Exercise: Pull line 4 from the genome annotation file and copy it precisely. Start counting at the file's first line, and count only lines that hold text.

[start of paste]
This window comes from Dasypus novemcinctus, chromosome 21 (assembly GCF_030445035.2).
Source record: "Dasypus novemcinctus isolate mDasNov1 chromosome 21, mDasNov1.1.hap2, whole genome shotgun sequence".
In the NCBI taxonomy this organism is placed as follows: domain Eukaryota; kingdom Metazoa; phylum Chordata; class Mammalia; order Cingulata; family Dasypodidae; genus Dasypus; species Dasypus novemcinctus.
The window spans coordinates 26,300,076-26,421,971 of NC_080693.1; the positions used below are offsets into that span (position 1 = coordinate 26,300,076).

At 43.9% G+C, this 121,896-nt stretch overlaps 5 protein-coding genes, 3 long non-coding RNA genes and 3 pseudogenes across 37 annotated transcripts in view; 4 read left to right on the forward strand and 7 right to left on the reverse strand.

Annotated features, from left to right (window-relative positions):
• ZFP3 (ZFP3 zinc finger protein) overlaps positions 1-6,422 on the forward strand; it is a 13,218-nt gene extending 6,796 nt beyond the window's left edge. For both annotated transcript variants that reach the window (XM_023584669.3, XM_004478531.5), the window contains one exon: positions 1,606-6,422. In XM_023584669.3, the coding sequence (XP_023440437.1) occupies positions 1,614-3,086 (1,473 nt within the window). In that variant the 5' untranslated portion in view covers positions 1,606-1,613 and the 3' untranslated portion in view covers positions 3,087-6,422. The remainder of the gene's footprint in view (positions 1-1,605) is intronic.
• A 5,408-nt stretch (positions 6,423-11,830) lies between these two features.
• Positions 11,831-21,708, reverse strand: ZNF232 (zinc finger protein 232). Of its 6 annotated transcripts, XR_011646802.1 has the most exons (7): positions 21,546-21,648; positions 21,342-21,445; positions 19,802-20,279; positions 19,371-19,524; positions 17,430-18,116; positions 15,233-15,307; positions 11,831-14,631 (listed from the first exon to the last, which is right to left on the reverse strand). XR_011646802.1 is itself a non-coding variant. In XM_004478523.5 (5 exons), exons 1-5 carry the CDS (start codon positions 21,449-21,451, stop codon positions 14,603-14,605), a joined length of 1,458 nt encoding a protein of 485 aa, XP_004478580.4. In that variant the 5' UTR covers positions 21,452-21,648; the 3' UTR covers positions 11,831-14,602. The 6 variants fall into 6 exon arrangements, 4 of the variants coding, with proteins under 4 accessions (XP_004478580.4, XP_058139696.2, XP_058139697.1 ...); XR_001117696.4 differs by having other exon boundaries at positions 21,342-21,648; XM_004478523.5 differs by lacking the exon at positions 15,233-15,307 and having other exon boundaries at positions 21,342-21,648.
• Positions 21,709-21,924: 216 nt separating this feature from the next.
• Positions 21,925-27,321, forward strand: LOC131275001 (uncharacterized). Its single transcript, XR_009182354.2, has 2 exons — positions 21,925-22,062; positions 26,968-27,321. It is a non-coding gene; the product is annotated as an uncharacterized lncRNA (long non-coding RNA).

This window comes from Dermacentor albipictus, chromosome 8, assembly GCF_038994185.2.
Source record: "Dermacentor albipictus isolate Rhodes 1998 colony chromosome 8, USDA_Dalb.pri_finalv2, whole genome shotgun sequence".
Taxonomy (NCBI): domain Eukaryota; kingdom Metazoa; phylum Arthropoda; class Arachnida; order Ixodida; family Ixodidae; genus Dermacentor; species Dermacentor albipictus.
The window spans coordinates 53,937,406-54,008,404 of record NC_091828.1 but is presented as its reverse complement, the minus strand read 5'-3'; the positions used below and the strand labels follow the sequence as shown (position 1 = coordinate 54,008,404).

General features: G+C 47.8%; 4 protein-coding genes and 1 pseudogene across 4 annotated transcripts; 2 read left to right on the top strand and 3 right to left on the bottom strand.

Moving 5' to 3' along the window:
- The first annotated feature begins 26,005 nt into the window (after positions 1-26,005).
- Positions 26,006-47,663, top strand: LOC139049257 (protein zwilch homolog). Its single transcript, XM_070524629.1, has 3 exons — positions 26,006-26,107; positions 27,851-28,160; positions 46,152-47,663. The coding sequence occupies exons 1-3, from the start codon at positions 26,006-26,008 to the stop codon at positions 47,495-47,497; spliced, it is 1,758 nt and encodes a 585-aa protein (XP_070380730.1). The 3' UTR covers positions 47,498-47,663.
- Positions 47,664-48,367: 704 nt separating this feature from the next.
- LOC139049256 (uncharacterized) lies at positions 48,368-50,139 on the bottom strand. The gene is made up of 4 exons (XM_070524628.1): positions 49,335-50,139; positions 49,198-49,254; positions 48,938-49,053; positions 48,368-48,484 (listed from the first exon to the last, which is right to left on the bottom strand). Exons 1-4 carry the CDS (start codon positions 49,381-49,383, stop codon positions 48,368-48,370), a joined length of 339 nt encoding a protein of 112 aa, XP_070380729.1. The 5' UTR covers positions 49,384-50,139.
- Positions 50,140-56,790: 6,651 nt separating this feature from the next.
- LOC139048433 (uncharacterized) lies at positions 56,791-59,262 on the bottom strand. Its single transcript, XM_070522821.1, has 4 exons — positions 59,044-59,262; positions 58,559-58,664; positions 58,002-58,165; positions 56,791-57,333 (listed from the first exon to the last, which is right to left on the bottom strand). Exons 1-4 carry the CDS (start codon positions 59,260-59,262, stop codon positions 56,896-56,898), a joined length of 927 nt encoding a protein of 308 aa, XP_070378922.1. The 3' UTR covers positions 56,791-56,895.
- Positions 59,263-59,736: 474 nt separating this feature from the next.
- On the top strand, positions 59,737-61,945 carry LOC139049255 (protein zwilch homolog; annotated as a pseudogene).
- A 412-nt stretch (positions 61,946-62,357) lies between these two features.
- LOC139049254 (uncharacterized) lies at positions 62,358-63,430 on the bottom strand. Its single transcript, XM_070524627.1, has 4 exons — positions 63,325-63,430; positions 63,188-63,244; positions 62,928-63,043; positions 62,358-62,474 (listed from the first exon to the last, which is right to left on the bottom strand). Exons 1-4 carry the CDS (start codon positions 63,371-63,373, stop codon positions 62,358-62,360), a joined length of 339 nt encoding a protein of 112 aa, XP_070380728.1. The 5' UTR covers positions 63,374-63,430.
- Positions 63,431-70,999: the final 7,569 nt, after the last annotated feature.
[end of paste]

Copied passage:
The window spans coordinates 26,300,076-26,421,971 of NC_080693.1; the positions used below are offsets into that span (position 1 = coordinate 26,300,076).